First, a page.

Banks Fail to Protect SMBs from Online Fraud, Report Finds

 
 
By Fahmida Y. Rashid  |  Posted 2011-04-06 Email Print this article Print
 
 
 
 
 
 
 

Banks and other financial institutions are not protecting their small-business customers from cyber-fraud and online attacks that are cleaning out accounts.

Small and midsized businesses are more susceptible to online-banking fraud, compared with larger businesses and enterprises, according to a new security report from the Ponemon Institute. What's worse is that many financial institutions are not doing enough to protect smaller businesses from cyber-crooks.

Over half, or 56 percent, of the surveyed companies reported experiencing some sort of banking fraud in 2010, according to the Ponemon Institute, which released its 2011 Business Banking Trust Study April 4. Of those companies, 75 percent said the fraud occurred online and 61 percent claimed to have been targeted multiple times.

The survey included payment fraud and account takeovers.

"Our research reveals continued bad news," according to the report. The financial industry "has not moved the needle" in addressing the security issues that would address account takeovers and other types of fraud "plaguing" SMBs and their banks, the report found.

The worrying thing about the increase in online fraud is that organizations are ill-equipped to detect these scams. The banks didn't discover more than three-quarters of these security issues until after the funds had been transferred out of the victim's account. About 78 percent of the businesses surveyed checked for potential fraudulent activity by checking their statement balances at the end of the month.

Banks were able to fully recover the fraudulently transferred funds for 10 percent of businesses, and took losses in 37 percent of the cases by reimbursing the businesses. Targeted businesses took a loss in 60 percent of the cases.

Being compensated for fraud-related losses can also be tricky. Only 8 percent of the victims claimed their banks fully compensated their losses, 29 percent had partial compensation and 31 percent said they received no compensation at all. Regardless of how they were compensated, 43 percent of the survey participants said they didn't think the bank would cover any losses in case of fraud.

The prevalence of smartphones and tablets exposes them to risk. About 38 percent of the respondents claimed they access their critical and sensitive financial information using mobile devices, compared with 23 percent in 2010. About 70 percent of survey respondents had the perception that the financial institution should ultimately be responsible for protecting online accounts.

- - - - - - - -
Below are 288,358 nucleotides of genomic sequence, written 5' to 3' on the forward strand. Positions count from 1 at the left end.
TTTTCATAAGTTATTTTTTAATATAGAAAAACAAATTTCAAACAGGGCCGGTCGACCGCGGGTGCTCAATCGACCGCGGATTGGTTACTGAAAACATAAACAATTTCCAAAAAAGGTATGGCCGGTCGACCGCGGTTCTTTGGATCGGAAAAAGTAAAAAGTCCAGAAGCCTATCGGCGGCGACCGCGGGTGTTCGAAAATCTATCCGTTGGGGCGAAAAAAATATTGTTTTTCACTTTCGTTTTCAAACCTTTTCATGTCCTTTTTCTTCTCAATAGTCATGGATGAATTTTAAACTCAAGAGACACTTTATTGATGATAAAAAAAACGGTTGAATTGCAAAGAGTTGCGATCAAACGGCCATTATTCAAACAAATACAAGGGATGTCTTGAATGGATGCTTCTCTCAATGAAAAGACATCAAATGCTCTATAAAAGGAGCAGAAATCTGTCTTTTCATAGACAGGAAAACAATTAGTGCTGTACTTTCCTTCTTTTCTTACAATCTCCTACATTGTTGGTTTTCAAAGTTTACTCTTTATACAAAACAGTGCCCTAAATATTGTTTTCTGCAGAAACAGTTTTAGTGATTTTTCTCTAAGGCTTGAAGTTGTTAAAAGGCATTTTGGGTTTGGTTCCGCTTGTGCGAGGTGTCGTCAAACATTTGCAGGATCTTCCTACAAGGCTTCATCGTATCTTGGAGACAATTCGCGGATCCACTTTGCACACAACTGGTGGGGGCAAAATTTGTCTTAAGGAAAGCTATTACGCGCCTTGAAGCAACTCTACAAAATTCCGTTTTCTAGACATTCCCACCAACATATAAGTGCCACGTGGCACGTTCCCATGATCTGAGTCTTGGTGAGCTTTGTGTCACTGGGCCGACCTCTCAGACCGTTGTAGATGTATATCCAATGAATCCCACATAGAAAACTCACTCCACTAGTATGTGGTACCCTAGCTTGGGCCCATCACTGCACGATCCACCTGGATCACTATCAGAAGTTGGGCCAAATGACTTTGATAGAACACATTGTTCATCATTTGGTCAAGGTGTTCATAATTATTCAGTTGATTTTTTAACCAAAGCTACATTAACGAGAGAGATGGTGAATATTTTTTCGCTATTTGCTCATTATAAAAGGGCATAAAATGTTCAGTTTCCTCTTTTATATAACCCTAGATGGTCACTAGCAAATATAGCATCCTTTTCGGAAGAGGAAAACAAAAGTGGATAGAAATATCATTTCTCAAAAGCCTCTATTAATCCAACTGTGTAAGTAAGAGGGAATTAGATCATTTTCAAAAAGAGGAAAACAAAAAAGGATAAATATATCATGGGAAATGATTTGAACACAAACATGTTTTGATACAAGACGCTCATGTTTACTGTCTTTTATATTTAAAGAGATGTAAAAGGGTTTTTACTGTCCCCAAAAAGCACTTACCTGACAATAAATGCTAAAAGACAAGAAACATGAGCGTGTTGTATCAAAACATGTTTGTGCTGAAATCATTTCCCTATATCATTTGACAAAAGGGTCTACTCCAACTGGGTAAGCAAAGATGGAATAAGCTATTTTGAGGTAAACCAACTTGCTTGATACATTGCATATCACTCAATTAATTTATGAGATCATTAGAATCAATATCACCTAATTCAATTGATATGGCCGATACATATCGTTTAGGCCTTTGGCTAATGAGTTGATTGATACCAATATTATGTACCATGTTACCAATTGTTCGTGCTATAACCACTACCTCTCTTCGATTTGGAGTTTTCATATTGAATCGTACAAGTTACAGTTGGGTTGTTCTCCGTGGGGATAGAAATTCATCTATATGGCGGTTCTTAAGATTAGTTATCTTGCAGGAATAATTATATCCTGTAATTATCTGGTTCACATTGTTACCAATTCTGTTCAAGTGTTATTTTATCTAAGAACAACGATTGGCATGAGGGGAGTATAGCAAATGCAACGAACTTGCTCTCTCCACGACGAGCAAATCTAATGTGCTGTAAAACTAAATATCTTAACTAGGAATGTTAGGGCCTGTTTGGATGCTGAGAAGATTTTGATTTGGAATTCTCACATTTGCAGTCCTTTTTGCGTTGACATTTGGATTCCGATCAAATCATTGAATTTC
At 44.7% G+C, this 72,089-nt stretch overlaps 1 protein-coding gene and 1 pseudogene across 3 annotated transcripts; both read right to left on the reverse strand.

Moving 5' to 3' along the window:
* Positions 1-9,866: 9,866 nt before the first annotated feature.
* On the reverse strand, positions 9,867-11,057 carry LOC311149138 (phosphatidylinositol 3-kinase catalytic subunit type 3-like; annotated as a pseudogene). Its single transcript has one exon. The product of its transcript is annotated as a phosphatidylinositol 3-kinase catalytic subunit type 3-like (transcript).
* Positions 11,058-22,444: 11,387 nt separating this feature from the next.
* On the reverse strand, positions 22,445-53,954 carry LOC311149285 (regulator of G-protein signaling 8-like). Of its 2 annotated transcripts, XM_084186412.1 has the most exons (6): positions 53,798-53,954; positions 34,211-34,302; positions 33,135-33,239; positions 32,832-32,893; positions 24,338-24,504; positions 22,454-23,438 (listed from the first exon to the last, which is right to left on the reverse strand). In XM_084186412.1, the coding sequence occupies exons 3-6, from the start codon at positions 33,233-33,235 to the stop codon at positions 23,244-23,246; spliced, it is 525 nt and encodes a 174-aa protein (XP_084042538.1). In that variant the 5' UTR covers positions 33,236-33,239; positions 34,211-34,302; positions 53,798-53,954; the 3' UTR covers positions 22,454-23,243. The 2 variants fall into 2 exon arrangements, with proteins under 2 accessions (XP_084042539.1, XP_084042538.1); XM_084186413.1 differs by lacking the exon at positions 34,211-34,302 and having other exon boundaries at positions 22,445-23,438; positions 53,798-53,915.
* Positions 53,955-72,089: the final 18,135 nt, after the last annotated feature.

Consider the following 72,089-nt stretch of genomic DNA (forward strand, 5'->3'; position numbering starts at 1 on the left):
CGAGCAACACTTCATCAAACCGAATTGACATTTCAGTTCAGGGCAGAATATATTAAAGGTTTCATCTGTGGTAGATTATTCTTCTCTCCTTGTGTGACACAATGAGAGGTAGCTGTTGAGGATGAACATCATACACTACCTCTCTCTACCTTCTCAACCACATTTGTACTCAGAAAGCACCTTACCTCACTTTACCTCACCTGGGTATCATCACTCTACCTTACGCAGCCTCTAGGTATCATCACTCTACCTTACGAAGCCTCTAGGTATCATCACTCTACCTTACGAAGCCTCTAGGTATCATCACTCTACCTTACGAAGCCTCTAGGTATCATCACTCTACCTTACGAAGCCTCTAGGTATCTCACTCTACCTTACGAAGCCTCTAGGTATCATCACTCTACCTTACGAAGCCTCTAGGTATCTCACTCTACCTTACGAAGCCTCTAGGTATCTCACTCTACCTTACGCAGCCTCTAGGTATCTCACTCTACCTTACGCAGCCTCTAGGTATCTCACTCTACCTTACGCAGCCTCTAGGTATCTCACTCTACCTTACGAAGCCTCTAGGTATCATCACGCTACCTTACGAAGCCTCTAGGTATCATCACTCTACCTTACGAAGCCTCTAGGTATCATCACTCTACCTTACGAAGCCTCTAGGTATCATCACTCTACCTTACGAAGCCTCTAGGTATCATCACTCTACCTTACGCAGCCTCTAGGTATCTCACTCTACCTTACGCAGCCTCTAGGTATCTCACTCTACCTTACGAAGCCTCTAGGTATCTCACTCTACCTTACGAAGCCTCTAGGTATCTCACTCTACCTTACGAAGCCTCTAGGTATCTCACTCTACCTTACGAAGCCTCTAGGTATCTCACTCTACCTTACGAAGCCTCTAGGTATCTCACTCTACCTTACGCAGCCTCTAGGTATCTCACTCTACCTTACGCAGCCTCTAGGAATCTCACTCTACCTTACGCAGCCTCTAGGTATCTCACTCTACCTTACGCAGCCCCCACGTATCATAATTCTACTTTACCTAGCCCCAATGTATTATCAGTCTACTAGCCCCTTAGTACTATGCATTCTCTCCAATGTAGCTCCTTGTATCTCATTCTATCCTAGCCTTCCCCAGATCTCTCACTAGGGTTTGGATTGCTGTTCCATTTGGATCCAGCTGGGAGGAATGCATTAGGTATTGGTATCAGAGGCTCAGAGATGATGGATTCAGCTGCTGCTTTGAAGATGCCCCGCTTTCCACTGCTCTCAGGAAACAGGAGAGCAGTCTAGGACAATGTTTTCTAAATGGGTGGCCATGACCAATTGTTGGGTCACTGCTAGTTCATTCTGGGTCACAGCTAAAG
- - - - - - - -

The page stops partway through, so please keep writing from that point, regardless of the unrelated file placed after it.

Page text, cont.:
Considering that financial institutions generally have deeper resources, more expertise and better technology than their SMB customers, banks should be doing a better job at protecting customers, the report found. There is "big opportunity" for banks to take control of the situation with proactive fraud-prevention strategies that would both improve their relationships with customers and save money.

Regardless of how the thieves gained access to the accounts, many businesses blamed the bank and acted accordingly. Ten percent of businesses terminated their banking relationship following the attack and moved to a new financial institution. Another 33 percent didn't fully close out their accounts, but moved their main accounts to another institution.

Trust in banks can be damaged easily, and businesses are less willing to give banks a second chance, Larry Ponemon, chairman of Ponemon Institute, said in a statement.

The size of the financial institution had no bearing on the prevalence of fraud. Credit unions were as susceptible to fraud as major banks.

The survey included 533 respondents, mostly owners or senior executives, from businesses with fewer than 200 employees and average annual incomes of $21.6 million. The 2011 Business Banking Trust Study was commissioned by Guardian Analytics. The overall figures from the 2011 report are almost identical to 2011 numbers, according to Terry Austin, Guardian Analytics CEO.

 


 
 
 
 
 
 
 
 
 
 
 

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